Seeking Solo Otr

Topic 27366 | Page 5

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Brett Aquila's Comment
member avatar
I wish I were better at expressing these concepts. I work hard at it, but it often falls flat. I know it helps some people who come along later and encounter these conversations. I keep banging away.

You're amazing at expressing the key concepts for success. No one does it better. In fact, you have always been far more eloquent and sensitive than I have when teaching someone the things they need to know. I've put a tremendous amount of time and effort into improving my delivery, and that inspiration came from yourself, Kearsey, and so many of the Moderators and long-time contributors here.

The challenge we face is that so few people have been properly taught what it takes to be successful and feel fulfilled in their lives. They don't understand that 80% of it is psychological. Attitude really is everything. The discipline you have, your work ethic, the relationships you build, the humility it takes to be willing to listen, the fierce responsibility you must take for the outcome of your endeavors - all of that stuff is critical to success in any area of life, but it stems from your mindset and rarely is it taught properly. I know I never learned any of that in school. In fact, I learned most of the important lessons in my life from reading books, playing sports, and being in business.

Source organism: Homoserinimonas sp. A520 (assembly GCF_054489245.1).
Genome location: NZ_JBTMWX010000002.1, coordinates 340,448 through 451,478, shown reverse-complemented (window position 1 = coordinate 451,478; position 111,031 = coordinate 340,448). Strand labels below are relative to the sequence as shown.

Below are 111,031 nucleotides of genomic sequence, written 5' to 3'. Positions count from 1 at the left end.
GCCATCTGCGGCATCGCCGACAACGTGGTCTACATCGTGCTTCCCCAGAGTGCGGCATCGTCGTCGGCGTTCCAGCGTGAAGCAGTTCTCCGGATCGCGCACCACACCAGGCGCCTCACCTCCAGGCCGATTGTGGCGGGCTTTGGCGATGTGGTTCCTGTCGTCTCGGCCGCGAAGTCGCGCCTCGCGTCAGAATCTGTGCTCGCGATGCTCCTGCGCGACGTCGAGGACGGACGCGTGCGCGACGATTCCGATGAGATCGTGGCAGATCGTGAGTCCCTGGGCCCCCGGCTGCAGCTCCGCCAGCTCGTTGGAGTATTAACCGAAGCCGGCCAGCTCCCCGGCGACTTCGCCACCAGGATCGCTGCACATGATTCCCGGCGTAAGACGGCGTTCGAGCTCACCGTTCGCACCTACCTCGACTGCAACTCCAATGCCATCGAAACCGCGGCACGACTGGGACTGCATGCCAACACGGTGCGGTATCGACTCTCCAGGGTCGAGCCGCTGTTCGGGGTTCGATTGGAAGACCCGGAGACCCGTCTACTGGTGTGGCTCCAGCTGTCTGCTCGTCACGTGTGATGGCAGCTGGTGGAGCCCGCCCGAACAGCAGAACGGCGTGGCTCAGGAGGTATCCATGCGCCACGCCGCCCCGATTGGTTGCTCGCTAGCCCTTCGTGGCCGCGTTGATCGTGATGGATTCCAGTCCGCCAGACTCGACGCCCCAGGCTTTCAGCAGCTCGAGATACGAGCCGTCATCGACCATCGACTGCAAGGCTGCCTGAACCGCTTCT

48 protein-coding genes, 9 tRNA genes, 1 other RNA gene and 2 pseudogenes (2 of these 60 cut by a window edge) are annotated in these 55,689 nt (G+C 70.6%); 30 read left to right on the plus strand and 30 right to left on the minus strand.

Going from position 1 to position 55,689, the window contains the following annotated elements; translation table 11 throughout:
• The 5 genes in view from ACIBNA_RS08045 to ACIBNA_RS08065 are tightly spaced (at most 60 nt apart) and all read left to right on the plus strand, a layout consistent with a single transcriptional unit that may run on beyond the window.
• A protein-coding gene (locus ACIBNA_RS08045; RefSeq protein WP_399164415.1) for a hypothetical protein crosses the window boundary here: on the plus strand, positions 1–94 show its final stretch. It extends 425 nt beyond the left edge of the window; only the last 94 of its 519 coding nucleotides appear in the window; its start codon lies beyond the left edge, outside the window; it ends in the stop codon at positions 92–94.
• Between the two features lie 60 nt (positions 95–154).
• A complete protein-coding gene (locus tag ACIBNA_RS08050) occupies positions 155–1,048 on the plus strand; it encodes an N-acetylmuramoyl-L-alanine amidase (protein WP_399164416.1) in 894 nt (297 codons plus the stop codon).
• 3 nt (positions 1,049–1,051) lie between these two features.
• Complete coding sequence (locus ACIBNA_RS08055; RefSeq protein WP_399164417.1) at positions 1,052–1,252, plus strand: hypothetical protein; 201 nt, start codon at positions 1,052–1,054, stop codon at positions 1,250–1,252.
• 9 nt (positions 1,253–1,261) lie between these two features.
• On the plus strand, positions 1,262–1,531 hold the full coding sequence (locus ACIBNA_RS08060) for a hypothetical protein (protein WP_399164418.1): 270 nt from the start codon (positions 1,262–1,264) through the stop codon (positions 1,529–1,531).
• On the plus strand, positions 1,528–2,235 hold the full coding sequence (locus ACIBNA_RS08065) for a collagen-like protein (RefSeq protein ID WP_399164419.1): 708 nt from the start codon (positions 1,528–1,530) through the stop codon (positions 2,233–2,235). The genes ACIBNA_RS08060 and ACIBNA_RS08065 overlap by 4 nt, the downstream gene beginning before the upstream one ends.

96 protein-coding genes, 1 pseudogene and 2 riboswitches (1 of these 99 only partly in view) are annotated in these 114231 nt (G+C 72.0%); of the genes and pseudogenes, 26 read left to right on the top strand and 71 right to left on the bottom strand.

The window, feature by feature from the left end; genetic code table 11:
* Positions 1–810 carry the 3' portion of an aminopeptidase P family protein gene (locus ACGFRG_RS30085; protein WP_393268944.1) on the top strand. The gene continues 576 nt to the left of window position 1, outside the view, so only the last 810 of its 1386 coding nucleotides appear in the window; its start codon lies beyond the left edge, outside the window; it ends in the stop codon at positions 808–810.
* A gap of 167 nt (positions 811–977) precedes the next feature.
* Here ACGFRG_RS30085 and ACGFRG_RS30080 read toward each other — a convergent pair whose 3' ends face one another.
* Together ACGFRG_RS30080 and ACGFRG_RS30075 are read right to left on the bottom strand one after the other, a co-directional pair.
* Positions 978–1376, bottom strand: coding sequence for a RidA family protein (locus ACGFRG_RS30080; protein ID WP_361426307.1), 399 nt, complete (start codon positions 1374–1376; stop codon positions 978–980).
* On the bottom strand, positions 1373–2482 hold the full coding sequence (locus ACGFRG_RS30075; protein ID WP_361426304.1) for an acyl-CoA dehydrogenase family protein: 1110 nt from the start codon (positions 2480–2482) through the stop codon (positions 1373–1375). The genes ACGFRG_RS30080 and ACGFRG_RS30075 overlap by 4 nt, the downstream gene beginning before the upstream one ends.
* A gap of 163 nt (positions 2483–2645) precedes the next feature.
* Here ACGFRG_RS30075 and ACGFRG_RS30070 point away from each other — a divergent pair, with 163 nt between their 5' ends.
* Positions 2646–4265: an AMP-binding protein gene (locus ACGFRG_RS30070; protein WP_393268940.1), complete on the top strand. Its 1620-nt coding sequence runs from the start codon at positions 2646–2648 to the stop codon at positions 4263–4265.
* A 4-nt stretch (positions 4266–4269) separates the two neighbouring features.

The things we teach here at Trucking Truth are so completely foreign to people that they often become very angry or defensive. To them, we sound preposterous. How could we have the nerve to say that someone should earn their position in life or focus on making themselves better? Who are we to say that a person is responsible for their own success and can't blame the company if things don't go their way? How dare we say someone's time isn't valuable, but only their productivity is?

I'm fully confident that we have a quiet, invisible army of followers reading everything we say, taking it all in, and using it to build an awesome career and an awesome life for themselves. The people we hear from most often are those who are upset by the poor start they've had to their career or are shocked and baffled by what we teach. Only when they're truly upset do they feel compelled to come out of hiding and speak their minds.

Those very people are a blessing for us, though. They give us the opportunity to teach. They challenge us with their misperceptions. They force us to explain in great detail our philosophies and back them with real-life experiences.